Finding Opportunities for Ownership

Leeway to make decisions and opportunities to get creative go a long way toward employee engagement.

by Ashley Nickle

Think back to the first time you pitched an idea to your boss and got the green light to run with it. How did you prepare to make your request? How did your boss respond? What were your first steps to make your new project a resounding success? How does it feel, years later, to recall the whole experience?

If reflecting on those questions gives you a sense of pride, of gratitude, of accomplishment–and maybe even a sudden desire to share the story of that long-ago triumph–you know what it feels like to be given the opportunity to take ownership in your work. Quite simply, it changes everything.

When I surveyed 200 produce managers for the first-ever State of the Produce Manager report, I asked how much leeway they had to make decisions for their department. About 20% responded that most of the decisions are made for them, so execution of the plan is their focus. Half of respondents said that, while assortment is out of their hands, they’re encouraged to merchandise creatively and submit suggestions. The other 30% said they basically get to run the department like it’s their own business. Guess which segment had the highest marks in four questions related to job satisfaction?

Surprise, surprise–the managers with the most leeway were more likely to enjoy their work; more likely to recommend their job to a friend; more likely to speak positively about whether they have the resources needed to succeed; and more likely to plan to stay at their job.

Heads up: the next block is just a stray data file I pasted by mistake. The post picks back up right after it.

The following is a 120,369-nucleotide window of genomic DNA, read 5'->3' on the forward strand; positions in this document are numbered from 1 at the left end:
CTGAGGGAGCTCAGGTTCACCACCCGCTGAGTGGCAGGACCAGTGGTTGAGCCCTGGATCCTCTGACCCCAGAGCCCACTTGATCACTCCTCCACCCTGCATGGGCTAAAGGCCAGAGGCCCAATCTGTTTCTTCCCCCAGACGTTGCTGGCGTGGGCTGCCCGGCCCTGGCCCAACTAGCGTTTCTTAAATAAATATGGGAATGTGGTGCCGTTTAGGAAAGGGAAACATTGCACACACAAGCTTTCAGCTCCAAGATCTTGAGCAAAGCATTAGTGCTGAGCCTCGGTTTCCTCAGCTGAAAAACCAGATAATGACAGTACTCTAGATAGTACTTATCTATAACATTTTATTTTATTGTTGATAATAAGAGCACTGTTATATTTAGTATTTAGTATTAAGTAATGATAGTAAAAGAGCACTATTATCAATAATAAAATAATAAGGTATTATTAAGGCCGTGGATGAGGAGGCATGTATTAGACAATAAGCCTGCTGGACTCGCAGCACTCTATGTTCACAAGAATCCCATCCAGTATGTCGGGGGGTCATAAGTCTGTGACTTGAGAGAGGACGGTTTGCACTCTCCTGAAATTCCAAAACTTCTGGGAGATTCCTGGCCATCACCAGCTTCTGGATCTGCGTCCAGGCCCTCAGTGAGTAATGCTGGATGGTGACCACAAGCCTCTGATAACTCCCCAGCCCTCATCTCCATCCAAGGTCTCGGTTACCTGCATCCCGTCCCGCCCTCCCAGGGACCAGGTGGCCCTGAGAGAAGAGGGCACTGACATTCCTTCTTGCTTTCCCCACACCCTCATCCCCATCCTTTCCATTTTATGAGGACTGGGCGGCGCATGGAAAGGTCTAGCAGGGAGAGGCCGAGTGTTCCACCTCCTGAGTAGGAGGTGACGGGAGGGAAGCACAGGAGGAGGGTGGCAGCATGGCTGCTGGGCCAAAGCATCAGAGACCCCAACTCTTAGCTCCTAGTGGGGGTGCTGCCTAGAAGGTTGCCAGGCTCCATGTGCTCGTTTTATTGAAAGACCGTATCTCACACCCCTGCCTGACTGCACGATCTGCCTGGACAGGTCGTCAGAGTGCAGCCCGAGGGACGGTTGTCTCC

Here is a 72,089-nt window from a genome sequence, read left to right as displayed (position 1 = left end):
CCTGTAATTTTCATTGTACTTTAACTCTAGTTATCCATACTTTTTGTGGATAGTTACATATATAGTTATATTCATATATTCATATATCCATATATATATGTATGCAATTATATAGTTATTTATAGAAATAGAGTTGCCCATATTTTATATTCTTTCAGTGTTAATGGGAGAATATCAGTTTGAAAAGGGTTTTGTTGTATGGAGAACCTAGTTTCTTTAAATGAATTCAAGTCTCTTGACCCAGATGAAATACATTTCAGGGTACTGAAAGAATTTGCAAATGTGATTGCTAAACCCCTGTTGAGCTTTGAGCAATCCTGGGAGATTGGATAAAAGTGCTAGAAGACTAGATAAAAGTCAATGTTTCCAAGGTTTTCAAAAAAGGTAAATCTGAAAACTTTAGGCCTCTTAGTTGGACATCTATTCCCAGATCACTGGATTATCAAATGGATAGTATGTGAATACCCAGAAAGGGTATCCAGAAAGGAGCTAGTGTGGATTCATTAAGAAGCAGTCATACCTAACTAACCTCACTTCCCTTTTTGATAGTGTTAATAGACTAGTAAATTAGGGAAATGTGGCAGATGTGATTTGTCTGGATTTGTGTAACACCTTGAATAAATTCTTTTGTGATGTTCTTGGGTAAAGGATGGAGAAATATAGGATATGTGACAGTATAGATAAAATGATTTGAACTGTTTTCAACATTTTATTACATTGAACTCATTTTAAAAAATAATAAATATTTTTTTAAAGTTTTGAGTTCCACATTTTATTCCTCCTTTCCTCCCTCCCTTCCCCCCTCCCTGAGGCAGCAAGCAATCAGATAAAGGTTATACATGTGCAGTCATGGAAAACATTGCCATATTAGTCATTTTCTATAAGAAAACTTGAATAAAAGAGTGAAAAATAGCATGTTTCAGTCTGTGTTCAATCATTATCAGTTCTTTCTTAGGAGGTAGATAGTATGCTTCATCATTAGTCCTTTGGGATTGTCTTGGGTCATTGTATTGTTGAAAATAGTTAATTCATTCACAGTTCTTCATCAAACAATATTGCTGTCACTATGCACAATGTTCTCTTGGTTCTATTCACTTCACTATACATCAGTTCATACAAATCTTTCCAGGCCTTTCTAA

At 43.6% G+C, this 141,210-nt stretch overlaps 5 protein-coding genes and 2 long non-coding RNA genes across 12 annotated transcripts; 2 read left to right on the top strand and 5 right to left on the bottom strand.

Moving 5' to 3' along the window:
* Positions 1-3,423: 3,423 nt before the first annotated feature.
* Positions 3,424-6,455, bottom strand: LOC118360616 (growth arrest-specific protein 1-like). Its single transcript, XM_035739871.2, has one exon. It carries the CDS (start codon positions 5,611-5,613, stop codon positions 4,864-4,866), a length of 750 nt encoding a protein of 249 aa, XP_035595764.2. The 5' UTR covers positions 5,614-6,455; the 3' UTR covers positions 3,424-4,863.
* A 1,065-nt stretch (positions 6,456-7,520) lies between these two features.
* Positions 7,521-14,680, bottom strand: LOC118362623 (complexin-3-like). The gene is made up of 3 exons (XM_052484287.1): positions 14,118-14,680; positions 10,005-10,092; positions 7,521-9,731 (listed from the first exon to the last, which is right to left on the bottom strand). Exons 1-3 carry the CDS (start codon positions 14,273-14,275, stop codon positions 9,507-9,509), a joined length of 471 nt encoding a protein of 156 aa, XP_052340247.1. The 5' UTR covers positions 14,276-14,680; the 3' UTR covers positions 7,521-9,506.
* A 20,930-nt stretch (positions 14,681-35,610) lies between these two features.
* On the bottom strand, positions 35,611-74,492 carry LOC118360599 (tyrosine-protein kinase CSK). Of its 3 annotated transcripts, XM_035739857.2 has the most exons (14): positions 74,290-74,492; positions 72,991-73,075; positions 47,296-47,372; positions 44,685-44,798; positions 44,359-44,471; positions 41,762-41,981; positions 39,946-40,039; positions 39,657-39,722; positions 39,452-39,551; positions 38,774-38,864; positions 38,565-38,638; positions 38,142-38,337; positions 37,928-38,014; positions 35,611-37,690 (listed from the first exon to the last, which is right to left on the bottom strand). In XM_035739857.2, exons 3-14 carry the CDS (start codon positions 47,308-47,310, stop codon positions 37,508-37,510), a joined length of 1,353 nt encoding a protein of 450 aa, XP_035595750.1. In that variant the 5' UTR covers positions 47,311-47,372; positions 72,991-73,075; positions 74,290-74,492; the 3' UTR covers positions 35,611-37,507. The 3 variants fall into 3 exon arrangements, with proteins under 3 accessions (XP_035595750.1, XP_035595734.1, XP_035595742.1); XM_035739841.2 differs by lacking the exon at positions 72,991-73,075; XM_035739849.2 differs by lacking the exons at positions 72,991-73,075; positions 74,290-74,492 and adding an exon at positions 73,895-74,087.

The good news is that a high level of job satisfaction was also reported by the managers in the middle, showing that it’s entirely possible for a company to have highly engaged store-level leaders and at the same time have parameters in place that guarantee a certain amount of consistency and efficiency. It’s just about identifying the right areas where to allow produce managers to exercise some creative freedom. 

As old-fashioned as it may sound in the age of AI, finding ways to let produce managers make their departments their own isn’t just a nice-to-do. It’s a must-do—because here’s the alternative. 

Among the 20% of managers surveyed who said most of the decisions are made for them, job satisfaction was much lower. The average score for how much they enjoy the job, for example, was 59 on a scale of 1 to 100, compared to an average score of 79 for managers with the most leeway to make decisions for their department. In addition, only 46% of managers with the least leeway would recommend their job to a friend, compared to 82% of managers with the most leeway. 

If I were a produce director, the thought of people running my departments who don’t particularly like their work would keep me up at night. How to avoid it? Retailers need to invest in teaching their managers the nuances of the business, and then allow them opportunities to apply what they’re learning. It takes time and commitment, but produce managers empowered in this way will surprise their bosses, delight their customers and move the needle for the business like nothing else. 

  • Ashley Nickle is a former trade journalist-turned-consultant, host of The Produce Retail Podcast, and author of the new State of the Produce Manager report.